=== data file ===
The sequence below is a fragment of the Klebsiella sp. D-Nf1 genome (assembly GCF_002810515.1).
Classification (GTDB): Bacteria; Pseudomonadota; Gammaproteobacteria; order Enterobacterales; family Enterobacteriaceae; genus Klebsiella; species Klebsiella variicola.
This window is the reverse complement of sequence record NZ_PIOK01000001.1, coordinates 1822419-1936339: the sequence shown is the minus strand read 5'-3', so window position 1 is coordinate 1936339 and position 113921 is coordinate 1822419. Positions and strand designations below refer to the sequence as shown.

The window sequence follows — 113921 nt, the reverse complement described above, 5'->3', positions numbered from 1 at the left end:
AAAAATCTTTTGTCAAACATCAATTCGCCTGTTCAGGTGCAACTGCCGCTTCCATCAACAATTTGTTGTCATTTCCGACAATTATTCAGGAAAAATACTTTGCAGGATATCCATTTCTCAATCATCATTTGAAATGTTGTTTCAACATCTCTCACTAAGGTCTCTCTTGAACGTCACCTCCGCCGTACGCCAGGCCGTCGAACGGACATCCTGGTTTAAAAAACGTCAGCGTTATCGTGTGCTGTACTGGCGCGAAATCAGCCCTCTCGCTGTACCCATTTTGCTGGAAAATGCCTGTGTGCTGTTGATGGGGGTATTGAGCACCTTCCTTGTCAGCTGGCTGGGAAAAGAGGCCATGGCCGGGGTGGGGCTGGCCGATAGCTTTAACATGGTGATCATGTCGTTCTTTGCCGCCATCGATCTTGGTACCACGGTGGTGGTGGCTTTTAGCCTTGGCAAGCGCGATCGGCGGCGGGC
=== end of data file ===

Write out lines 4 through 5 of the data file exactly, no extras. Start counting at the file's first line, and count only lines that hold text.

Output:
The window sequence follows — 113921 nt, the reverse complement described above, 5'->3', positions numbered from 1 at the left end:
AAAAATCTTTTGTCAAACATCAATTCGCCTGTTCAGGTGCAACTGCCGCTTCCATCAACAATTTGTTGTCATTTCCGACAATTATTCAGGAAAAATACTTTGCAGGATATCCATTTCTCAATCATCATTTGAAATGTTGTTTCAACATCTCTCACTAAGGTCTCTCTTGAACGTCACCTCCGCCGTACGCCAGGCCGTCGAACGGACATCCTGGTTTAAAAAACGTCAGCGTTATCGTGTGCTGTACTGGCGCGAAATCAGCCCTCTCGCTGTACCCATTTTGCTGGAAAATGCCTGTGTGCTGTTGATGGGGGTATTGAGCACCTTCCTTGTCAGCTGGCTGGGAAAAGAGGCCATGGCCGGGGTGGGGCTGGCCGATAGCTTTAACATGGTGATCATGTCGTTCTTTGCCGCCATCGATCTTGGTACCACGGTGGTGGTGGCTTTTAGCCTTGGCAAGCGCGATCGGCGGCGGGC